This classic chicken noodle soup calls for a whole chicken slowly simmered with celery, carrots, and onions to create a naturally sweet broth. The trick to a clear broth is to keep the pot below a rolling boil, so the fat won’t emulsify even after the nutrient-rich collagen in the bones has melted into the liquid. The lower heat also helps retain more nutrients and flavour enzymes, which means a more delicious and healthy soup. But don’t worry if your soup gets cloudy—it’s still plenty good for you!
You can also make broth from bony chicken pieces from your local butcher (for example, wings, necks, and backs), which is much less expensive than a whole chicken. Then freeze leftovers so you can skip the broth-making step next time you’re craving homemade soup
Remove chicken giblets. In large pot, cover chicken with water and 3/4 tsp (4 mL) salt. Bring to just below a boil. Skim scum that rises to top. Reduce heat to medium
and simmer, uncovered, skimming occasionally, for
25 minutes, or until meat thermometer inserted in chicken thigh reads 165 F (74 C).
Remove chicken to large bowl and, when cool enough to handle, separate into large pieces by hand. Discard skin on breasts and thighs. Remove meat from breasts and thighs and refrigerate until needed. Return bones and wings to pot. Add onion peels, celery trimmings, and carrot peels along with bay leaves. Simmer, partially covered, for 1 1/2 hours.
Through sieve lined with cheesecloth in large bowl, strain broth to remove impurities. Remove remaining meat from chicken carcass and add to reserved breast and thigh meat. Wipe out pot and return to stove.
Into pot, add 1 Tbsp (15 mL) fat skimmed from strained broth, or measure 1 Tbsp (15 mL) extra-virgin olive oil. Heat over medium heat. Add diced onion, celery, carrots, garlic, and remaining 1/4 tsp (1 mL) salt. Cook for 10 minutes. Add strained broth, black pepper, thyme, and parsley stems and simmer for 15 minutes, or until vegetables are tender.
Shred chicken and add back to soup. Add noodles and simmer for 5 minutes, until al dente. Taste and adjust with salt and pepper. Garnish with chopped parsley leaves.
Ice cream cakes and/or cookies are everyone’s favourite. And here’s a great option for a delicious “Dad’s” cookie cake that’s gluten free! A simple-to-make cookie cake that’s made even easier when the dough is tossed together in a food processor. End a delicious Dad’s Day meal with this deliciously cool and creamy sweet dessert. Best beer? Extra yum when served with small glasses of chocolate-flavoured stout or porter. When Dad loves his cookies We made this delicious dessert into a cake, but it can easily be made into individual ice cream cookies. Roll out dough into 1/4 in (6 mm) thickness and cut into 2 in (5 cm) rounds. Bake, cool, and chill. Once chilled, spoon ice cream in between chilled cookies. Freeze until firm. Drizzle with melted chocolate or dip into melted chocolate.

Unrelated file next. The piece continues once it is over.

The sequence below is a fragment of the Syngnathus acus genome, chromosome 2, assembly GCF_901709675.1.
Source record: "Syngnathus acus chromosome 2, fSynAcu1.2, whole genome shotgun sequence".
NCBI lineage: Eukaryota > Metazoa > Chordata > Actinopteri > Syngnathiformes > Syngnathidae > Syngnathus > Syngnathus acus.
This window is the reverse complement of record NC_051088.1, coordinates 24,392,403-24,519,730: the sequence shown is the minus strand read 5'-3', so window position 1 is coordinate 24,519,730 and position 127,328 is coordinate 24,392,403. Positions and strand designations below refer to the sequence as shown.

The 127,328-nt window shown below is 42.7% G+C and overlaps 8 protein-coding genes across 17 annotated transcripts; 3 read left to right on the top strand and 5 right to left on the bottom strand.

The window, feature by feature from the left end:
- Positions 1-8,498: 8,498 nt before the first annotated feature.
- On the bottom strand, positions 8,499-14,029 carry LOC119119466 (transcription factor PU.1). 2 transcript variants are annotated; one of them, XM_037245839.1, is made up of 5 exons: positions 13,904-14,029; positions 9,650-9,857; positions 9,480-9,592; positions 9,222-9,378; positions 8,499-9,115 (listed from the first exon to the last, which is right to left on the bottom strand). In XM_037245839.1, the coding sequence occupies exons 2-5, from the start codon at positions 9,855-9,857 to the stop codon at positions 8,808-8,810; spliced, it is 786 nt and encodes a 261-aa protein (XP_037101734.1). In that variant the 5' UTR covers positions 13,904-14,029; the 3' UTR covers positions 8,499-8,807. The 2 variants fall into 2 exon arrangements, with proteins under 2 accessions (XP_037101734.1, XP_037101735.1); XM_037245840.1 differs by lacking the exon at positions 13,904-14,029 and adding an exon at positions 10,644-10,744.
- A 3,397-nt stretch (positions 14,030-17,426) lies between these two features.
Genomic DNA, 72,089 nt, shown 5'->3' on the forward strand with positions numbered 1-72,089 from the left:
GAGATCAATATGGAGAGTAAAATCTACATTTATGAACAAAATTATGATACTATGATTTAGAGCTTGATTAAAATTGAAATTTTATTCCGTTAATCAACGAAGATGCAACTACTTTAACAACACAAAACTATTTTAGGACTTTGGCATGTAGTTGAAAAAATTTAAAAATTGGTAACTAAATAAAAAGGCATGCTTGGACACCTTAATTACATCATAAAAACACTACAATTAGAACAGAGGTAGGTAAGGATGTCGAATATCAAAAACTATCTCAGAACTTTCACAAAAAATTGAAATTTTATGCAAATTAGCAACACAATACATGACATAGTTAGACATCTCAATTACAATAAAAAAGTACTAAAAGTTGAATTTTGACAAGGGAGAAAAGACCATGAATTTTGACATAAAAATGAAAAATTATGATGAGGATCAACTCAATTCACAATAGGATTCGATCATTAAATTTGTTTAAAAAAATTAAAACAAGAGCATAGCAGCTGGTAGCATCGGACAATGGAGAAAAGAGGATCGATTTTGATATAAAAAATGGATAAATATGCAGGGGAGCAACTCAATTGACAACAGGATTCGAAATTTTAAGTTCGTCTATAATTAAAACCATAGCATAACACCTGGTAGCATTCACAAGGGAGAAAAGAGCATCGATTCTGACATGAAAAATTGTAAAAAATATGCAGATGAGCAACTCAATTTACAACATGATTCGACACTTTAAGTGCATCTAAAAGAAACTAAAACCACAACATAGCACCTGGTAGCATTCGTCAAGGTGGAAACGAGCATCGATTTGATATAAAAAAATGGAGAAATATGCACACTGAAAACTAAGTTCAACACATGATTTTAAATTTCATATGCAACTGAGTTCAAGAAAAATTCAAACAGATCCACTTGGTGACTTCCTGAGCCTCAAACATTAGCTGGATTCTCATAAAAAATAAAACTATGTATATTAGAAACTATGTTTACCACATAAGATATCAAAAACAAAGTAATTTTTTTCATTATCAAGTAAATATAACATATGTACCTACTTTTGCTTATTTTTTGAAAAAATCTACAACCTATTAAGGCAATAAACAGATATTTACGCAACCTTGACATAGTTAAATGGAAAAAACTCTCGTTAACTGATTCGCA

Coffee-flavoured BBQ sauce? Why not? It’s a strikingly flavourful combo—sweet, tangy, bold, and rich. It can be used not only on pork but on a variety of other meats. We marinated tenderloin in it and doubled up on the smoky flavour by grilling it on a cedar plank. Serve with a side order of grilled broccolini for extra yum. Best beer? You can’t go wrong with an IPA or a honey lager to complement this flavourful dish. Looking for an easy way to grill broccolini? Toss with a little oil and season with salt, pepper, and chili flakes. Near the end of grilling, place broccolini beside plank with tenderloin on hot grill for about 6 or 7 minutes. Using tongs, turn a few times until tender and lightly charred. Place on platter with sliced pork and drizzle with lemon juice and some shaved Parmesan.
If there’s a vegan or vegetarian in the crowd, then this dish will be sure to please. Chock full of complementary textures and flavours, it not only qualifies as eye candy, but is also a substantial stand-alone meal—a stunning meal in a dish! Best beer? Serve this salad with an IPA or pale ale. For a more adventurous sip, it’s equally delicious with a Belgian pale or dark ale. Endlessly customizable When it comes to this powerhouse salad, the sky’s the limit. Swap out apples with orange wedges, or mix up your greens by substituting spinach for endive. Bump up the protein with some canned chickpeas or black beans, if you wish. Or cut up some corn tortillas into bite-sized strips, fry in pan until crisp, then toss over salad for added crunch.
Early summer potatoes, cooked and grilled, are just the ticket for this fabulous salad. Coupled with lentils, they’re a delicious add-on to any meal plan. This recipe offers an added bonus: it can be made in stages, so you’re not cooking all afternoon. Best beer? You can’t go wrong serving this dreamy salad with a simple and uncomplicated pale ale. Variety is the spice of potato-salad life Potato salad lends itself to any number of variations, and this recipe doesn’t disappoint. Try swapping out microgreens for baby spinach leaves. Another interesting slant: crisp up (optional) prosciutto on the grill before breaking into bite-sized pieces and scattering over the salad.